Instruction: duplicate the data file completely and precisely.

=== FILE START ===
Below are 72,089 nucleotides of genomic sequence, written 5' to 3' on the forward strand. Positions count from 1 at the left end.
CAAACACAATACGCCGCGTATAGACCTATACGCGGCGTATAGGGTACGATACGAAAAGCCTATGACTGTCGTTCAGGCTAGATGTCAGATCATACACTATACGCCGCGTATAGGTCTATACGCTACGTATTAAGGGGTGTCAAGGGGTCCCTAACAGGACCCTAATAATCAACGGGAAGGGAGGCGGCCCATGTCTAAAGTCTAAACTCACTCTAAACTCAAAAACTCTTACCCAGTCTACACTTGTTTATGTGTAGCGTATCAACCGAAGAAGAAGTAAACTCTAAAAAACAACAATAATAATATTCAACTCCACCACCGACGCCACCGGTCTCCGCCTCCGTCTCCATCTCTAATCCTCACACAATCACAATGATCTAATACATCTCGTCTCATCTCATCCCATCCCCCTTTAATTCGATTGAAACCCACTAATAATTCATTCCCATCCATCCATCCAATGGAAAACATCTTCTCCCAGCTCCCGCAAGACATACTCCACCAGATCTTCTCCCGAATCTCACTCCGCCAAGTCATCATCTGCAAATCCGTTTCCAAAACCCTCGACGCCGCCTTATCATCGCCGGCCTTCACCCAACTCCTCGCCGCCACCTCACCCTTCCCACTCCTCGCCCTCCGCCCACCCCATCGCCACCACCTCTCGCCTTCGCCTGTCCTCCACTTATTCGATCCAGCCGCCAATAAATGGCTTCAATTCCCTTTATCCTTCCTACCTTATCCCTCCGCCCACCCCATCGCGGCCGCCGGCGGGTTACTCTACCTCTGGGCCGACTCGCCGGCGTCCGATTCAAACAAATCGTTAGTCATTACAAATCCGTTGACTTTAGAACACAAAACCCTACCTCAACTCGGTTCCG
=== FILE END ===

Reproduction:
Below are 72,089 nucleotides of genomic sequence, written 5' to 3' on the forward strand. Positions count from 1 at the left end.
CAAACACAATACGCCGCGTATAGACCTATACGCGGCGTATAGGGTACGATACGAAAAGCCTATGACTGTCGTTCAGGCTAGATGTCAGATCATACACTATACGCCGCGTATAGGTCTATACGCTACGTATTAAGGGGTGTCAAGGGGTCCCTAACAGGACCCTAATAATCAACGGGAAGGGAGGCGGCCCATGTCTAAAGTCTAAACTCACTCTAAACTCAAAAACTCTTACCCAGTCTACACTTGTTTATGTGTAGCGTATCAACCGAAGAAGAAGTAAACTCTAAAAAACAACAATAATAATATTCAACTCCACCACCGACGCCACCGGTCTCCGCCTCCGTCTCCATCTCTAATCCTCACACAATCACAATGATCTAATACATCTCGTCTCATCTCATCCCATCCCCCTTTAATTCGATTGAAACCCACTAATAATTCATTCCCATCCATCCATCCAATGGAAAACATCTTCTCCCAGCTCCCGCAAGACATACTCCACCAGATCTTCTCCCGAATCTCACTCCGCCAAGTCATCATCTGCAAATCCGTTTCCAAAACCCTCGACGCCGCCTTATCATCGCCGGCCTTCACCCAACTCCTCGCCGCCACCTCACCCTTCCCACTCCTCGCCCTCCGCCCACCCCATCGCCACCACCTCTCGCCTTCGCCTGTCCTCCACTTATTCGATCCAGCCGCCAATAAATGGCTTCAATTCCCTTTATCCTTCCTACCTTATCCCTCCGCCCACCCCATCGCGGCCGCCGGCGGGTTACTCTACCTCTGGGCCGACTCGCCGGCGTCCGATTCAAACAAATCGTTAGTCATTACAAATCCGTTGACTTTAGAACACAAAACCCTACCTCAACTCGGTTCCG